But let’s just say they are right. Think about it. Can you imagine a 10 per cent failure rate being acceptable in any other business?

Imagine if my local Fish and Chip Shop thought it was ok to sell hamburgers even though 1 out of every 10 gave someone food poisoning. You know it isn’t right. 

Fault Rectification

If it was just the initial failure rate – in a big infrastructure project like this - people might be a bit forgiving. But when the fault rectification process has more in common with children’s antics than a multi-billion-dollar industry, then that is what sends consumers nuts.

The squabbling and finger pointing between NBN and RSPs about whose fault it is has grown tiresome.

According to the most recent NBN Weekly Report, there are 268,000 premises “not ready to connect” in Service Class 0 (FTTP), Service Class 10 (FTTN/B) or Service Class 20 (HFC).

NBN has recently re-badged these unserviceable premises as “not ready to connect,” but this is not a plan to fix it.

I’m glad that NBN will now make some effort to provide an estimated timetable to connect these premises but the company has recently conceded that these premises may take years to connect.

The migration experience doesn’t have to be like this.

In New Zealand, where they are rolling out a Fibre-to-the-Home network, at a comparable cost to our copper Fibre-to-the-Node network, the wholesaler does the full connection and doesn’t leave the premises until they are satisfied that the broadband service is fully working.

New Zealand - where there is no crisis of confidence; no second rate NBN technology for regional towns.

New Zealand have a clear, three-stage installation process that works.

It’s bad enough getting thrashed by the All Blacks in Rugby, but in broadband as well; that’s too much.

Service Reliability

Consumers should have confidence that they get the service that they are paying for. 

I have been advocating for a stop to the sale of dodgy services that can’t be delivered. Services that see:

  • 25 Mbps at less than 10 Mbps and,
  • 50 Mbps at an average of 20 Mbps.

I believe that if you are going to be in the game of selling a service, then industry has to be very clear with customers about what they will be getting, for what they are paying.

I welcome the Australian Competition and Consumer Commission’s six principles to guide RSPs in marketing their NBN products.

We’ve heard how a considerable number of customers on the NBN are not receiving the speeds that they were promised by their RSP.

The ACCC pressed for a Broadband Performance Monitoring and Reporting program. We know that ACCAN have supported this program.

The fact is, if you can’t make money out of an honest, transparent service then frankly, get out of the game.

But we know that this is not the extent of the story. Evidence to the Parliamentary NBN Committee which has been conducting hearings around Australia over the past six months, is that many of these service reliability issues are directly related to the Multi-Technology Mix and poor installation and quality control.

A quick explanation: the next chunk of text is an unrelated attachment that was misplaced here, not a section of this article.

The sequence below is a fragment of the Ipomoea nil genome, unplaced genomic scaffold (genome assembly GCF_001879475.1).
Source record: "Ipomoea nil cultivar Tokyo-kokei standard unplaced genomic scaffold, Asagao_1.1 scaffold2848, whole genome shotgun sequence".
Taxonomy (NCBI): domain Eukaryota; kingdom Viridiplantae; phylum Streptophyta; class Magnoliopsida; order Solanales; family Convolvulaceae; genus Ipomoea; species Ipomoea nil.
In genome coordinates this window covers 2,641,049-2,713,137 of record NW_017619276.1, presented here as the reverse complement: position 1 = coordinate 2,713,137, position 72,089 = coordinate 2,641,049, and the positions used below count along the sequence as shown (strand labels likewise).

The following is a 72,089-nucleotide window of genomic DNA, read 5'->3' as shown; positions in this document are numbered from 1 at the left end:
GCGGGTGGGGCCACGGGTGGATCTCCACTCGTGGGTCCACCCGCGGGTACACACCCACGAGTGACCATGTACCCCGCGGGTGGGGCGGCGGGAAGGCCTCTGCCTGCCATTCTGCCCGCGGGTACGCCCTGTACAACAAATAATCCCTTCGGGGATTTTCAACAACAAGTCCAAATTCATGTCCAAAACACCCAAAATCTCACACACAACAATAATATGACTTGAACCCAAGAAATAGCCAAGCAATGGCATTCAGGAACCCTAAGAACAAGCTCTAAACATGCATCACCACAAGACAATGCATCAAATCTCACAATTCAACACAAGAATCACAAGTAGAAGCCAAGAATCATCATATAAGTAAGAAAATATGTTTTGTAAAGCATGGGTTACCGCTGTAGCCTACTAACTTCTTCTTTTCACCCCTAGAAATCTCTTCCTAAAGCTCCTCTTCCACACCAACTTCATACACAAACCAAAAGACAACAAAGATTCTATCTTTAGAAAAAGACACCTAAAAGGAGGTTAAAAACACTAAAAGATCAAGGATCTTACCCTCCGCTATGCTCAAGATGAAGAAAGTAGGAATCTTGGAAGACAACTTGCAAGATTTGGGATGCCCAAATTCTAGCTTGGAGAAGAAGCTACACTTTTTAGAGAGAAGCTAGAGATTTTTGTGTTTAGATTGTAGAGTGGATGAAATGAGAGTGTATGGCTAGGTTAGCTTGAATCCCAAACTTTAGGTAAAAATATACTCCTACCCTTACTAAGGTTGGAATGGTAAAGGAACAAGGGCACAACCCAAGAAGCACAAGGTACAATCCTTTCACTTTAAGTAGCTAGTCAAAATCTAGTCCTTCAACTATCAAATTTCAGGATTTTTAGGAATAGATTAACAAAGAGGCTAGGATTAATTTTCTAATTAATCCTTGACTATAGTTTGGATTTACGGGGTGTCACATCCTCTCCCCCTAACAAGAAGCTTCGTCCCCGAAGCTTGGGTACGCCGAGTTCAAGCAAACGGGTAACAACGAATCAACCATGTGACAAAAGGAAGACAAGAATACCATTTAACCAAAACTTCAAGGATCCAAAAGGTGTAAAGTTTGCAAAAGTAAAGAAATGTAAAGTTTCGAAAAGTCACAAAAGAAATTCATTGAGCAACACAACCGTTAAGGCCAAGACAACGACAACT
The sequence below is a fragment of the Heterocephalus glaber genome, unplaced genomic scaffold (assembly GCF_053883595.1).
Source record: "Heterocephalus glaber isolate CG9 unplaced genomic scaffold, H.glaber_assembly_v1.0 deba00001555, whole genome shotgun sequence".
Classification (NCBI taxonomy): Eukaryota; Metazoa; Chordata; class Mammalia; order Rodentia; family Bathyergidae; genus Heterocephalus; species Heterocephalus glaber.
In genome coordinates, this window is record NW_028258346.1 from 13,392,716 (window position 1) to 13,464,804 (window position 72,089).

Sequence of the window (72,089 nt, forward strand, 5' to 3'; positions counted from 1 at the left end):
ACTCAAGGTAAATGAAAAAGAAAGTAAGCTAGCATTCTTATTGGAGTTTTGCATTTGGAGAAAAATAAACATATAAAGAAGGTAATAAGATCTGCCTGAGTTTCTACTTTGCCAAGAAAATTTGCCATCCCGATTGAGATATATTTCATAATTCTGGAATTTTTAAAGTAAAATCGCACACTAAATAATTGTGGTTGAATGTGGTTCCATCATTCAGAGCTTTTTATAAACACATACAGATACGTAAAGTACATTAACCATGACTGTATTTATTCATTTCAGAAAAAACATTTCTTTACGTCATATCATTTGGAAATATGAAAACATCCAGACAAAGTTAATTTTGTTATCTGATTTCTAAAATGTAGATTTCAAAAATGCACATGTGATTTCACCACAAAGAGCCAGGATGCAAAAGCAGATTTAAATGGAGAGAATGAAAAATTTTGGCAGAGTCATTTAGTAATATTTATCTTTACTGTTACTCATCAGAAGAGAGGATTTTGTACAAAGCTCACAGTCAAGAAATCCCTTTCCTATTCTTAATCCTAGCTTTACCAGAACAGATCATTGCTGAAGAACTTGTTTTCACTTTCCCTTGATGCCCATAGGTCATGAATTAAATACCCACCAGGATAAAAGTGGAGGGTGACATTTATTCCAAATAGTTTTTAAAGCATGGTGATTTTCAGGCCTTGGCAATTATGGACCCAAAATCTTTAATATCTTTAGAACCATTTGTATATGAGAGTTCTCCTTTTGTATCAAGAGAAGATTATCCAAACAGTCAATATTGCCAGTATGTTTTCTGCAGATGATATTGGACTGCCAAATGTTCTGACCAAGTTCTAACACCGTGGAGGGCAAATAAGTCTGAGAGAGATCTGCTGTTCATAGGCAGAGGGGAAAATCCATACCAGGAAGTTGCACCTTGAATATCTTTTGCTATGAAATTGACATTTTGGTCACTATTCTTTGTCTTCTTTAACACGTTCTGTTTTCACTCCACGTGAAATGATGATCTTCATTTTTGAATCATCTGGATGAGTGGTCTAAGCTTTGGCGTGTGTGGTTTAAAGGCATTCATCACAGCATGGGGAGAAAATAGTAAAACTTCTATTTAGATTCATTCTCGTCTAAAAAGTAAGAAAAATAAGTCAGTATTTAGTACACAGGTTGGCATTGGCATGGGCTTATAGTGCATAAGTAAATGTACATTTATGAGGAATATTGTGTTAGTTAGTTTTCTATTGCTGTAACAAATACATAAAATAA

The Turnbull Government has been keen to say this is all the fault of RSPs but here they are engaging in the now infamous sport of NBN “ping-pong” as well.

We know that there are issues with under-provisioning of CVC.

We also know that there are big problems with network stability, capacity and technology.

The Government’s Fibre-to-the-Node technology builds in a digital divide in every neighbourhood in the country. And the further you are from the node, the greater the limits on your service.

There’s a stark difference between what NBN Co cites as “average attainable speeds” and on the ground experience.

What concerns me is that people will not sign up for higher speed packages of 50 Mbps or 100 Mbps while they aren’t getting what they purchased at 25 Mbps. 

NBN says that the “average attainable speed” on Fibre-to-the-Node is 67.7 Mbps.

They have also said that for 35 per cent of Australians on FTTN, that 50 Mbps is the current attainable rate.

NBN acknowledges that these figures do not reflect actual speeds experienced by end users.

Dispute Resolution

Consumers would be aware that protections and safeguards for dealing with these issues are weak and ineffective.

And if they are not working during the rollout phase then there’s no reason to expect that they will get any better.

The Telecommunications Industry Ombudsman framework is not fit for purpose.

There are a number of limitations to the role of the so-called “independent arbiter.”

The TIO does not have the powers to even get NBN and RSPs to meet in order to resolve issues.

The TIO have told the NBN Committee that when it comes to the rampant blame shifting between NBN and RSPs, just being able to get the parties in the same room would help shift the roadblocks.